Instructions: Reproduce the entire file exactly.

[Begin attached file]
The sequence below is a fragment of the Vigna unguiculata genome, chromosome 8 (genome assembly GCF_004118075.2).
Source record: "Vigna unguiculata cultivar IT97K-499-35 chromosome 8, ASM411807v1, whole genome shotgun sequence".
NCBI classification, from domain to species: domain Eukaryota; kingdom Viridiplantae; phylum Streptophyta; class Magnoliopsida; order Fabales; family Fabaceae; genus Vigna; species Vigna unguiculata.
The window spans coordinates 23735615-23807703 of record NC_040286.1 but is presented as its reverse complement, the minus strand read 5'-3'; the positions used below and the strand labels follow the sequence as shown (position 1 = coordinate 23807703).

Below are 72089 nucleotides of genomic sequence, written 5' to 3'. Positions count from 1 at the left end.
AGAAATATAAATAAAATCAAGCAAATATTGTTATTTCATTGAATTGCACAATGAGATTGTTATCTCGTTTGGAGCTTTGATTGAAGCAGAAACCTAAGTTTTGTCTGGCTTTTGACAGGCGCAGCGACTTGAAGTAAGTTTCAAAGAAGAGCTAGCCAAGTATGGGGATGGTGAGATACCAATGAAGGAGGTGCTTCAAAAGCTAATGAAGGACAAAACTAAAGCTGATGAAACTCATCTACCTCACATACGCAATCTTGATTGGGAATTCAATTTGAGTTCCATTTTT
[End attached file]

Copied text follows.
The sequence below is a fragment of the Vigna unguiculata genome, chromosome 8 (genome assembly GCF_004118075.2).
Source record: "Vigna unguiculata cultivar IT97K-499-35 chromosome 8, ASM411807v1, whole genome shotgun sequence".
NCBI classification, from domain to species: domain Eukaryota; kingdom Viridiplantae; phylum Streptophyta; class Magnoliopsida; order Fabales; family Fabaceae; genus Vigna; species Vigna unguiculata.
The window spans coordinates 23735615-23807703 of record NC_040286.1 but is presented as its reverse complement, the minus strand read 5'-3'; the positions used below and the strand labels follow the sequence as shown (position 1 = coordinate 23807703).

Below are 72089 nucleotides of genomic sequence, written 5' to 3'. Positions count from 1 at the left end.
AGAAATATAAATAAAATCAAGCAAATATTGTTATTTCATTGAATTGCACAATGAGATTGTTATCTCGTTTGGAGCTTTGATTGAAGCAGAAACCTAAGTTTTGTCTGGCTTTTGACAGGCGCAGCGACTTGAAGTAAGTTTCAAAGAAGAGCTAGCCAAGTATGGGGATGGTGAGATACCAATGAAGGAGGTGCTTCAAAAGCTAATGAAGGACAAAACTAAAGCTGATGAAACTCATCTACCTCACATACGCAATCTTGATTGGGAATTCAATTTGAGTTCCATTTTT